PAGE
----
No mask mandate for the Sioux City Community School District after the board did not have a consensus of support to hold a vote. Concerns were raised about disrespect from citizens who attended today's meeting
Prior to the meeting, the local teacher’s union president said there wasn’t time to meet with members to issue a stance on masks. Lesa Banks says there are educators on both sides of the debate. The state teachers' union hopes school leaders will focus on science and decide what to do next.
Other major districts in the state issued a new mask mandate, including Des Moines, Iowa City, Cedar Rapids, and Council Bluffs.
A new petition circulating on change.org against the mask mandate gathered around 2,000 signatures in about 20 hours. The person behind the petition addressed the school board.
The latest COVID-19 numbers show an increase of infection for Woodbury County. Siouxland District Health added more than 400 cases, 100 more than last week. The test positivity rate has more than doubled in three weeks for a current level of 14.5%. Vaccinations are up .5% percent. Hospitalizations from week to week for patients battling COVID-19 alone remained steady.
Siouxland Public Media reached out to Sioux City’s major medical facilities to address public concern about space for patients.
A spokesperson for UnityPoint Health-St. Lukes says the hospital is accepting patients.
The president of MercyOne Siouxland issued the following statement:
“A nationwide shortage of staffing is being felt across all industries, including health care. At this time, requests of transfers to MercyOne Siouxland Medical Center are being considered on a case-by-case basis.
We are continuing to provide all levels of care at MercyOne Siouxland Medical Center. In case of an emergency, we urge those in the community to come to our emergency room or call 911.
MercyOne is committed to the safety of our patients, visitors, colleagues, physicians and communities. We continually work to ensure we can provide the care needed.”
-Beth Hughes, MercyOne Siouxland Medical Center president
The Iowa Department of Public Health reported Wednesday there were 11,588 new positive cases in the past seven days. Another 64 deaths raised the total number of COVID-19 deaths in Iowa to 6,401. Iowa’s seven-day moving average of cases is at 1,487 new cases per day, a level not seen since the middle of last January.
The 14-day rolling total of people in intensive care reached 2,107, the most since last Christmas. About 87% of ICU patients are not fully vaccinated.
The number of new coronavirus cases in Iowa in the past seven days surged 51% compared to the previous week, and new COVID-19 hospital admissions also increased along with the number of patients requiring intensive care.
A groundbreaking for the new Woodbury County Law Enforcement Center took place today at the construction site on 28th Street just off of Highway 75 in Sioux City.
Voters approved spending more than $50 million for the project. Officials say the cost rose to $65 million. The county board plans to spend $15.6 million in Federal COVID-19 relief money to cover the shortfall. That amount is more than ¾ of the aid Woodbury County is expected to receive.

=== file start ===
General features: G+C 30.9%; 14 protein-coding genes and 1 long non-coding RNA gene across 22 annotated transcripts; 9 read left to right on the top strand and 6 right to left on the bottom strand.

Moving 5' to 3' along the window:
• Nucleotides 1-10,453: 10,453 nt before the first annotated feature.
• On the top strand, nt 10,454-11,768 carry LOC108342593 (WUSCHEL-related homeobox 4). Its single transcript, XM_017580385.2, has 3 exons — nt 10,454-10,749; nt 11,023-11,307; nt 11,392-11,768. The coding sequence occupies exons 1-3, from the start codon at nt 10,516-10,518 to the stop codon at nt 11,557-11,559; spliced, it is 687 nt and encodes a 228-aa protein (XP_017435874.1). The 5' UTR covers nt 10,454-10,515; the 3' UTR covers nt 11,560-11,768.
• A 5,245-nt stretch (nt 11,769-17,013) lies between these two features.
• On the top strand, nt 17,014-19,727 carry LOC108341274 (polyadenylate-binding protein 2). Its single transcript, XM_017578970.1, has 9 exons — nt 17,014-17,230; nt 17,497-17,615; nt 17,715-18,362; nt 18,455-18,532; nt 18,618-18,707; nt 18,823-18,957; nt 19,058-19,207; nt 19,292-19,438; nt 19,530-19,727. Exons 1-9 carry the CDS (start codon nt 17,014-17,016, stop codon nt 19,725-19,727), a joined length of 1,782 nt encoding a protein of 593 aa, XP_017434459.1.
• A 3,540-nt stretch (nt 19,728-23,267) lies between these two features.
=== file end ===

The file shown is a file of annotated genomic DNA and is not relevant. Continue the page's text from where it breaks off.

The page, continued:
Advocates against using the money for the jail made their viewpoint known before Wednesday’s event, with a peaceful protest.
They believe the money should be used to help people impacted by the Pandemic instead.
A new watchdog report warns that Nebraska’s prisons face a persistent staffing crisis that has created dangerous conditions, including maximum-security units that are going unstaffed for hours at a time and one incident where a tired employee fell asleep on the job. The Inspector General of the Nebraska Correctional System warns in its annual report that the long-standing prison workforce shortage has become a “mass exodus” as burned-out employees leave their jobs. The independent watchdog agency was created six years ago and reports problems in the prison system to the Legislature. State officials say the state's low unemployment rate is part of the problem, although some lawmakers see higher pay as a solution.
A judge has sentenced a second inmate to life in prison for the beating deaths of two workers at an Iowa prison during a failed escape attempt in March. Michael Dutcher, 28, pleaded guilty Wednesday to two counts of first-degree murder in the deaths of Anamosa State Penitentiary correctional officer Robert McFarland and nurse Lorena Schulte. He also pleaded guilty to kidnapping another prison worker during the failed escape and to attempted murder for the beating of an inmate who tried to stop the attack. Judge Fae Hoover-Grinde sentenced Dutcher to back to back life sentences plus another 50 years behind bars for the crimes. Last month, she sentenced inmate Thomas Woodard to life for his role in the attacks.
The state Department of Revenue says Nebraska government collected more tax revenue than expected last month. The department reports net tax receipts of $547 million in August, which is 9% higher than the certified forecast of $501 million. The number was driven by higher-than-expected collections of individual and corporate income taxes, sales-and-use taxes and miscellaneous taxes. The projections were set by the Nebraska Economic Forecasting Advisory Board in April, adjusted for new laws passed in this year’s legislative session, and divided into monthly estimates.